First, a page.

Unlike the Delta, the population loss in Northeast Mississippi counties was minimal, if any at all. But the Senate decided to merge District 8 because of the belief that the incumbent, Jack Gordon, D-Okolona, will not seek re-election. Gordon is battling a brain tumor.
Based on population shifts, it could make more sense to merge districts in the Delta and not involve one based in Northeast Mississippi in the consolidation. All of the Senate districts in the Delta, with the exception of portions of Eugene Clarke’s District 22 and Republican Briggs Hopson’s District 23, are represented by black Democrats. Both Clarke and Hopson are white Republicans.
Because of federal mandates to ensure the state receives minority representation close to its population, it is difficult to eliminate black districts in the Delta.
It would be easy to collapse Clarke’s district in the central portion of the state and to make Hopson’s district, which is based along the Mississippi River in Warren County, a black-majority district.
Asked if he would be willing to accept that change to reach agreement with the House, Hopson said, “I think the districts that have been drawn in the Senate are fair. …I don’t see where the Senate plan needs to be changed.”
But Sen. John Horhn, D-Jackson, speaking to the Senate and referring to white senators in districts in heavily black areas, speculated that if the issue goes to the court, “I think there are at least three of y’all that may not come back because of the increase in black majority districts.”
Currently, the Legislature is at loggerheads because the Senate, led by Republican Lt. Gov. Phil Bryant, wants to go to conference to change the plan passed in the House by the Democratic majority.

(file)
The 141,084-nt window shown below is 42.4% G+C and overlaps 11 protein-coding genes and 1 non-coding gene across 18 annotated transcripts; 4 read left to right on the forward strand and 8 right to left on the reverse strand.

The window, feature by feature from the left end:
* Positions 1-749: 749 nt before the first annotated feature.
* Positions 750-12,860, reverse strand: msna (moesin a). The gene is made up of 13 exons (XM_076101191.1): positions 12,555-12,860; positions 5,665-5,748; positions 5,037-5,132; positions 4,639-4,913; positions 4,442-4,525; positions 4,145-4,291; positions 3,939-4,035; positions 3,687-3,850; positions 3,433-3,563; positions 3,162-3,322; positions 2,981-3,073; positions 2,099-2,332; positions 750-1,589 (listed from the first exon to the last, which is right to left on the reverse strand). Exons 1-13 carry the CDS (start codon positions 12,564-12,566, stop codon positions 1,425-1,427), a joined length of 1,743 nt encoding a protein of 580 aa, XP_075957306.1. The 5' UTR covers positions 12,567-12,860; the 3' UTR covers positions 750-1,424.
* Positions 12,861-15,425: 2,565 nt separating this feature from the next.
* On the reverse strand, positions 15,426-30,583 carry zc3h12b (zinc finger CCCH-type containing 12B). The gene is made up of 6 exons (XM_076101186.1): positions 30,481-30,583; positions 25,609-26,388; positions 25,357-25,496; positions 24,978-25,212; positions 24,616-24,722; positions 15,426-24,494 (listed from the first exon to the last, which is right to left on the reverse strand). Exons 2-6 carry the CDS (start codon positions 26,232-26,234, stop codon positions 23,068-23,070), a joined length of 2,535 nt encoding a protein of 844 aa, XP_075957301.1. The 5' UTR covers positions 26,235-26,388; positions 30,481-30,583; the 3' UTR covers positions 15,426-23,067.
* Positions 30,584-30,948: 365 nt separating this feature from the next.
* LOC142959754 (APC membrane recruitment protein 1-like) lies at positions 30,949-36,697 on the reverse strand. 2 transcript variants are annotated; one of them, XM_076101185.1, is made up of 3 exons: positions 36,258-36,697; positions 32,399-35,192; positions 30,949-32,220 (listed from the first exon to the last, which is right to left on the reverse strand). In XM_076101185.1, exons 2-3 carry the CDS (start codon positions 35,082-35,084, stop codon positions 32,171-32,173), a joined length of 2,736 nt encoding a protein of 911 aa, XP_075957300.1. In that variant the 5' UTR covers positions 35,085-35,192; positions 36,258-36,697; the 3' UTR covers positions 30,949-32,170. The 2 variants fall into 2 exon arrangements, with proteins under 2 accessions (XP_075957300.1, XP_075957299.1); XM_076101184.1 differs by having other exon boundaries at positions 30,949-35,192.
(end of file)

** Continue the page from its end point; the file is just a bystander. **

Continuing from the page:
House Speaker Billy McCoy, D-Rienzi, said he will not go to conference because it is a time-honored tradition that each chamber does its own redistricting and the other chamber does not “meddle” in that process.
Legislative redistricting has never gone to conference before, McCoy pointed out.
The Mississippi chapter of the NAACP already has filed a federal lawsuit, saying that if the Legislature does not develop a plan before it adjourns, the courts should because of the extreme population deviations of the districts as they are currently drawn.
Both the Senate Republican majority and the House Democratic majority tried not to place incumbents in the same districts, though they concede that is virtually impossible to prevent.
The House plan, proposed by the Democrats, places two sets of incumbents – one a Republican and a Democrat and the other two Democrats – in the same districts. In both of those instances, the Democrat loyal to the House governing majority would be favored to win the election.
Besides merging District 8 and 14 in north Mississippi, the Senate plan also merges two in south Mississippi. That merged district is viewed as being beneficial to Republicans.
Contact Bobby Harrison at (601) 353-3119 or firstname.lastname@example.org.